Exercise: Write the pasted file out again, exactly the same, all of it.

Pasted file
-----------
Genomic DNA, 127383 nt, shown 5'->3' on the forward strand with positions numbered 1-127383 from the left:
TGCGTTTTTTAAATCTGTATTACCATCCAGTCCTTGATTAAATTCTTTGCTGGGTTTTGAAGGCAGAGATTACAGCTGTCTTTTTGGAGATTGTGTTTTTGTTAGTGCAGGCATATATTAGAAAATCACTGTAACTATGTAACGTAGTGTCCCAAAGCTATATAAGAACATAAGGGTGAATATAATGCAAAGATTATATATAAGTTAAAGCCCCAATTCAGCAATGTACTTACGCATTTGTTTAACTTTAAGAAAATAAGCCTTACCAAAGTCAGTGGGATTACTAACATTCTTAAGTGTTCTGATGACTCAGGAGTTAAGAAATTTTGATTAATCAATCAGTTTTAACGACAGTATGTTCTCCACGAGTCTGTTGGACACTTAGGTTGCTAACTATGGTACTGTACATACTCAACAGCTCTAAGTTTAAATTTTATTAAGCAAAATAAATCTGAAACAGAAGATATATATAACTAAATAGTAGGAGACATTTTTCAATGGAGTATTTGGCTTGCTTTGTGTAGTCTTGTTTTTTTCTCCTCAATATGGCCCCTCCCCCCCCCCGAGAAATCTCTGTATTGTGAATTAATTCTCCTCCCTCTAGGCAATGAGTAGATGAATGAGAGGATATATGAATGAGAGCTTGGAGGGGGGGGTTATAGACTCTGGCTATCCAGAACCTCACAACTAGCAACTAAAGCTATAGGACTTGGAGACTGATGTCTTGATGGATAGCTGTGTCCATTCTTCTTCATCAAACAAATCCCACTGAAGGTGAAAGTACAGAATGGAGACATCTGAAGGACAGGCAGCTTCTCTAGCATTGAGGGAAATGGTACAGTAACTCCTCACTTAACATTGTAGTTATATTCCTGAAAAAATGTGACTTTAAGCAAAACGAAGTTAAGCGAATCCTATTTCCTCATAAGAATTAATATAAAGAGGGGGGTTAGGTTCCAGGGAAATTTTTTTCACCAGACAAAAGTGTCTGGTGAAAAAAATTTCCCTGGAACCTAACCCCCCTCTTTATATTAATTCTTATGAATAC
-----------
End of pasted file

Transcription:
Genomic DNA, 127383 nt, shown 5'->3' on the forward strand with positions numbered 1-127383 from the left:
TGCGTTTTTTAAATCTGTATTACCATCCAGTCCTTGATTAAATTCTTTGCTGGGTTTTGAAGGCAGAGATTACAGCTGTCTTTTTGGAGATTGTGTTTTTGTTAGTGCAGGCATATATTAGAAAATCACTGTAACTATGTAACGTAGTGTCCCAAAGCTATATAAGAACATAAGGGTGAATATAATGCAAAGATTATATATAAGTTAAAGCCCCAATTCAGCAATGTACTTACGCATTTGTTTAACTTTAAGAAAATAAGCCTTACCAAAGTCAGTGGGATTACTAACATTCTTAAGTGTTCTGATGACTCAGGAGTTAAGAAATTTTGATTAATCAATCAGTTTTAACGACAGTATGTTCTCCACGAGTCTGTTGGACACTTAGGTTGCTAACTATGGTACTGTACATACTCAACAGCTCTAAGTTTAAATTTTATTAAGCAAAATAAATCTGAAACAGAAGATATATATAACTAAATAGTAGGAGACATTTTTCAATGGAGTATTTGGCTTGCTTTGTGTAGTCTTGTTTTTTTCTCCTCAATATGGCCCCTCCCCCCCCCCGAGAAATCTCTGTATTGTGAATTAATTCTCCTCCCTCTAGGCAATGAGTAGATGAATGAGAGGATATATGAATGAGAGCTTGGAGGGGGGGGTTATAGACTCTGGCTATCCAGAACCTCACAACTAGCAACTAAAGCTATAGGACTTGGAGACTGATGTCTTGATGGATAGCTGTGTCCATTCTTCTTCATCAAACAAATCCCACTGAAGGTGAAAGTACAGAATGGAGACATCTGAAGGACAGGCAGCTTCTCTAGCATTGAGGGAAATGGTACAGTAACTCCTCACTTAACATTGTAGTTATATTCCTGAAAAAATGTGACTTTAAGCAAAACGAAGTTAAGCGAATCCTATTTCCTCATAAGAATTAATATAAAGAGGGGGGTTAGGTTCCAGGGAAATTTTTTTCACCAGACAAAAGTGTCTGGTGAAAAAAATTTCCCTGGAACCTAACCCCCCTCTTTATATTAATTCTTATGAATAC